Apollo Sansa Kabumbuli II with his consort, H.R.H. Omugo Rebecca Talituuka
[You can read more about Uganda’s kingdoms and many other separatist and new-nation movements, both famous and obscure, in my new book, a sort of encyclopedic atlas just published by Litwin Books under the title Let’s Split! A Complete Guide to Separatist Movements and Aspirant Nations, from Abkhazia to Zanzibar.  The book, which contains 46 maps and 554 flags (or, more accurately, 554 flag images), is available for order now on Amazon.  Meanwhile, please “like” the book (even if you haven’t read it yet) on Facebook and see this interview for more information on the book.]

Wednesday, July 15, 2015

Ukrainian “Right Sector” Fascists Light Transcarpathian Fuse

Right Sector ultranationalists in Lviv this week
Back in early 2014, during the Winter Olympics in Sochi, I predicted on this blog that Crimea would be the next part of the post-Soviet “near abroad” to explode in violence between pro-Russian and anti-Russian forces.  And indeed it was that republic within independent Ukraine that the Russian Federation invaded and annexed mere weeks later.  This blog has followed the ensuing Russian war on Ukraine closely, and almost exactly a year ago (in an article in this blog titled “Will Transcarpathia Be the Next Donetsk—or Crimea?”), I opined that Ukraine’s Transcarpathia was a likely place for President Vladimir Putin’s next infringement of Ukrainian sovereignty.  Well, this week the Transcarpathian domino has started to fall, but not quite in the direction I had predicted.

First, some history.  The oblast (province) of Transcarpathia is a former part of the Austro-Hungarian Empire which between the world wars was attached by the League of Nations as the eastern “tail” of the new composite republic of Czecho-Slovakia.  Its inhabitants included, and continue to include, Ukrainians, Magyars (Hungarians), Russians, and a long-standing local minority called the Ruthenian, or Rusyn, people—Slavs whose communities are also found in nearby Poland and Slovakia today, where they tend to be known as Lemkos.  When Adolf Hitler moved into Czechoslovakia in 1938 and 1939, Ruthenia and Slovakia, separately, declared independence, but Transcarpathia was annexed by the Axis government in Hungary.  After the Second World War, Transcarpathia, also called Carpathian Ruthenia or Carpatho-Ukraine, was grafted onto the Ukrainian Soviet Socialist Republic under Josef Stalin.  In the centrally-governed Soviet empire, boundaries between constituent S.S.R.s had little meaning, but after the Soviet Union dissolved in 1991, Ukraine became one of the places where, as Putin was later to put it, people went to bed as Soviet citizens and woke up as a Russian minority in a foreign country.  (Imperialist karma’s a bitch, ain’t it?)  Autonomy-minded residents, including some ethnic Hungarians (12% of the oblast), Russians (3%), and Ruthenians (by then less than 1%) declared an independent Republic of Subcarpathian Rus’ in 1993, but it fizzled.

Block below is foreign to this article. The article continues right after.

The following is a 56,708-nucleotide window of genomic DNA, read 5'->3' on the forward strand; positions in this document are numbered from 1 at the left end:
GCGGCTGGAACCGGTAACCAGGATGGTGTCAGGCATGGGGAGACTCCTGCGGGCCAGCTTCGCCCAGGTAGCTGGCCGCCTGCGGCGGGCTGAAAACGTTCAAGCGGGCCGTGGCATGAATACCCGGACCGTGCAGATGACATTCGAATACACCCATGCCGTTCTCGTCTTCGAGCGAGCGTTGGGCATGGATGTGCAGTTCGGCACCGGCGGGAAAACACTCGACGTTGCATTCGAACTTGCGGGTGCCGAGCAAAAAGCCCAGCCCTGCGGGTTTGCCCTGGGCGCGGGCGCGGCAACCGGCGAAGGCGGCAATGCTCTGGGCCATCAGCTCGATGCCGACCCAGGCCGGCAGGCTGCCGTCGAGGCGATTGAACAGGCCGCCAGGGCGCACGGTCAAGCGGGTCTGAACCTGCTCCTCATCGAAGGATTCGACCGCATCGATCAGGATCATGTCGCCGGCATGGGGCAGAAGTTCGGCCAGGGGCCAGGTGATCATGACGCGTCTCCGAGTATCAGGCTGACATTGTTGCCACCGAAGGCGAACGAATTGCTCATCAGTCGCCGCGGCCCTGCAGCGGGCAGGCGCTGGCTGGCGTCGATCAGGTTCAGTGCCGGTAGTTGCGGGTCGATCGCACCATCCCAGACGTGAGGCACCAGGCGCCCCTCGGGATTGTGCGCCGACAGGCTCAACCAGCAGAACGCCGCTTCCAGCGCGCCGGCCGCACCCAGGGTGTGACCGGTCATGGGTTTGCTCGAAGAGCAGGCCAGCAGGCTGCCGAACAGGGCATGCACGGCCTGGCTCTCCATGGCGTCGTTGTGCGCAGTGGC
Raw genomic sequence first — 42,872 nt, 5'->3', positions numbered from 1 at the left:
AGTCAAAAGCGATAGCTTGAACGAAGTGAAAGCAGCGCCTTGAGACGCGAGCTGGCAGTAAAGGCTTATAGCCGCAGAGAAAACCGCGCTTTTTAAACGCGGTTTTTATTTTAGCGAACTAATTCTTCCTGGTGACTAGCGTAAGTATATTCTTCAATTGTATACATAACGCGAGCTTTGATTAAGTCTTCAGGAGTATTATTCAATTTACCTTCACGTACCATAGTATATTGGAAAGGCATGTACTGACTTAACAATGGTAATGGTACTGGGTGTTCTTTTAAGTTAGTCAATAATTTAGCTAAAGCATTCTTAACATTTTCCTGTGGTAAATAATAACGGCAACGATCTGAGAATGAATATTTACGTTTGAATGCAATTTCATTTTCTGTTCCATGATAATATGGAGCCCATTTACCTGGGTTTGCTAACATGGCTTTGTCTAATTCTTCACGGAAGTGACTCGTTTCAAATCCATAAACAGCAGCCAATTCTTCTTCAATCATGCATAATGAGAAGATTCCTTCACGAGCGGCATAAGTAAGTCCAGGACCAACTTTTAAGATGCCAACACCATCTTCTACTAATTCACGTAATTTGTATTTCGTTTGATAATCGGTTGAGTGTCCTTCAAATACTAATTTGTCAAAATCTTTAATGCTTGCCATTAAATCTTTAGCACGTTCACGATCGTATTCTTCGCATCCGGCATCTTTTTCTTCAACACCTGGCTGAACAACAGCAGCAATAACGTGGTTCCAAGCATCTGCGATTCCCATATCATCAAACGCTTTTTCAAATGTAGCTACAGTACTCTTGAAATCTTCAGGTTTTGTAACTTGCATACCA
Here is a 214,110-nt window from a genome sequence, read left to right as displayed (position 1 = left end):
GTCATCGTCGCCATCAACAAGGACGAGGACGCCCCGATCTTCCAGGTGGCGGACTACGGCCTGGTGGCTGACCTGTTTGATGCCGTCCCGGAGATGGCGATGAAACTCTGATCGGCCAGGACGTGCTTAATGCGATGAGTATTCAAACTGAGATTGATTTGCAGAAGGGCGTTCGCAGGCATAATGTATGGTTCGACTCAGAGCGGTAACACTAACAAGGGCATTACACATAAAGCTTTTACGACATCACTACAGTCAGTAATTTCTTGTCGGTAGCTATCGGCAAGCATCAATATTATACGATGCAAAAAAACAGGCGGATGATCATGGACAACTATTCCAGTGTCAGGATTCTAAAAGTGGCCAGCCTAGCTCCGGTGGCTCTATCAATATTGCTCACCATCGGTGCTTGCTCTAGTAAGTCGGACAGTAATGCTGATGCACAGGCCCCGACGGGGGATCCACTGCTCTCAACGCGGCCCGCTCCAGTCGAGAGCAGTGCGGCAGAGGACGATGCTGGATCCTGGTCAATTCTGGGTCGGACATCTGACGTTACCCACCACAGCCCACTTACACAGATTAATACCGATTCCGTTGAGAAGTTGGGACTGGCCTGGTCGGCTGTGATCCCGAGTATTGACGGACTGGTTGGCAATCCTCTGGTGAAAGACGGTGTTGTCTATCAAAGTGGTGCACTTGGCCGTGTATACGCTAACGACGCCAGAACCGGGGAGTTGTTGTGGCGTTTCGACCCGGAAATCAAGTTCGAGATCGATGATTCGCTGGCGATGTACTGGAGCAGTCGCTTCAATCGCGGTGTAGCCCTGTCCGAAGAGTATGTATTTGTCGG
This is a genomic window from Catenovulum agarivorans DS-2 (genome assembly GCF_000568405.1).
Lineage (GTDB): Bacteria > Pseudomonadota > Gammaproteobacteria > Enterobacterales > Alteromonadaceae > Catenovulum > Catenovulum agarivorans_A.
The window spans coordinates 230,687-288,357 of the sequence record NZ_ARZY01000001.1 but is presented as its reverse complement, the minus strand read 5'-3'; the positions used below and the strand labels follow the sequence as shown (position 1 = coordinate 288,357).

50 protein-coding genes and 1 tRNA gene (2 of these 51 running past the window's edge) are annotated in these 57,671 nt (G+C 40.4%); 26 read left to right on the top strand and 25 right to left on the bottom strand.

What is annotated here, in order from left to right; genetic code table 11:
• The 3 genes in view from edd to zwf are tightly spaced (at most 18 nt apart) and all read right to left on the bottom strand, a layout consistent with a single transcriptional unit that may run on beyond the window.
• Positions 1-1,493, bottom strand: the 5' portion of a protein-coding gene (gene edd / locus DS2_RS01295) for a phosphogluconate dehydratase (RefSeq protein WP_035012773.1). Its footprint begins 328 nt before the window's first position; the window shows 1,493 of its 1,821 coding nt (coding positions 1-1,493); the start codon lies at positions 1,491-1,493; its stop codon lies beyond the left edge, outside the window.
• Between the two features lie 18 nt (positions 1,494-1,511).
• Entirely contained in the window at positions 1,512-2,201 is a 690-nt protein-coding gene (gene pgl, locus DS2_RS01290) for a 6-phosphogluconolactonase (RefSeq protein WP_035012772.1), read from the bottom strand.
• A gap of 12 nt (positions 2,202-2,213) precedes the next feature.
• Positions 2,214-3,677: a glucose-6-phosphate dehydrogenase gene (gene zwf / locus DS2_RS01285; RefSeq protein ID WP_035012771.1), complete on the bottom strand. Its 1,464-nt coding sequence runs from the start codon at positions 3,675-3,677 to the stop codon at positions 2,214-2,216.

The flag of Transcarpathia
In 2008, as Putin was flexing his muscles in the neighboring Republic of Georgia—formalizing, through war, two of its constituent regions, South Ossetia and Abkhazia, as Russian puppet states—trouble was brewing in Ukraine as well.  Again, Transcarpathians rose up, this time declaring an independent Republic of Carpathian Ruthenia.  This the government in Kyiv would not indulge, claiming that it was all being staged by Moscow—which, given the events in Georgia, remains a reasonable interpretation.